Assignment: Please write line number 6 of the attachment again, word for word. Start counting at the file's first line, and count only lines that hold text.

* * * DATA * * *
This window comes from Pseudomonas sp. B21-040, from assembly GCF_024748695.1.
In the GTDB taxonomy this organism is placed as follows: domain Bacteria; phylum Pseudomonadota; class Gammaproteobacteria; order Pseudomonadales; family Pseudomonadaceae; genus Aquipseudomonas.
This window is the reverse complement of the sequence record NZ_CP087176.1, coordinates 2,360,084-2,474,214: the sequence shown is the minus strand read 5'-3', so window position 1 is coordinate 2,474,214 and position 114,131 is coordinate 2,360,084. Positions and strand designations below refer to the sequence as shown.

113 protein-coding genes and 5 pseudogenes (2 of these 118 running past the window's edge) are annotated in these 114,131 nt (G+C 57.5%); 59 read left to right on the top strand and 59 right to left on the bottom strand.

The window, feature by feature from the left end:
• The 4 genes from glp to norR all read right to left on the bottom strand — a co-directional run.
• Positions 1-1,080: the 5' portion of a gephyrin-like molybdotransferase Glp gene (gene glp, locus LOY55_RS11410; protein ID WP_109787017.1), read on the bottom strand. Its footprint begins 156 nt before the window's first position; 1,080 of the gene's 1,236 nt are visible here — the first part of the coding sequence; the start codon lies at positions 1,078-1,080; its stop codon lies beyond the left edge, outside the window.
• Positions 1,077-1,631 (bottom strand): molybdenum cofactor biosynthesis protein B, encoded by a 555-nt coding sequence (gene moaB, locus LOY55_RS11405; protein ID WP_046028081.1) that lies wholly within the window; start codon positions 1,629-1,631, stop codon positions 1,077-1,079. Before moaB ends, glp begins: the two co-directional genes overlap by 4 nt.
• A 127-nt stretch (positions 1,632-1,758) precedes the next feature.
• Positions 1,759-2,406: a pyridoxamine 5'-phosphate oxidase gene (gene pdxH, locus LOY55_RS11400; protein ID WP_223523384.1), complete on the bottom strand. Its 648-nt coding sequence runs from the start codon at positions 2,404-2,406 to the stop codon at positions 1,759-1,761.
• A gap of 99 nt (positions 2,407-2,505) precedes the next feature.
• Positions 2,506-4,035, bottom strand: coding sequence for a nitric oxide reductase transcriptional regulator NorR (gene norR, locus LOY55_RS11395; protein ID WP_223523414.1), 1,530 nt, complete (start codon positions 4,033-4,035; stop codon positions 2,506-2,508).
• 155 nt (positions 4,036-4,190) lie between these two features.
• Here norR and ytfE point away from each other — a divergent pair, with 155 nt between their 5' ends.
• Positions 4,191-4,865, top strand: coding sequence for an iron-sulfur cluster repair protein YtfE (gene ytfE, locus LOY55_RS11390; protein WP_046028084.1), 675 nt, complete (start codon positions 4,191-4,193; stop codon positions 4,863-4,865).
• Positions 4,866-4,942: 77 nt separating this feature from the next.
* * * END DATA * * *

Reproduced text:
• The 4 genes from glp to norR all read right to left on the bottom strand — a co-directional run.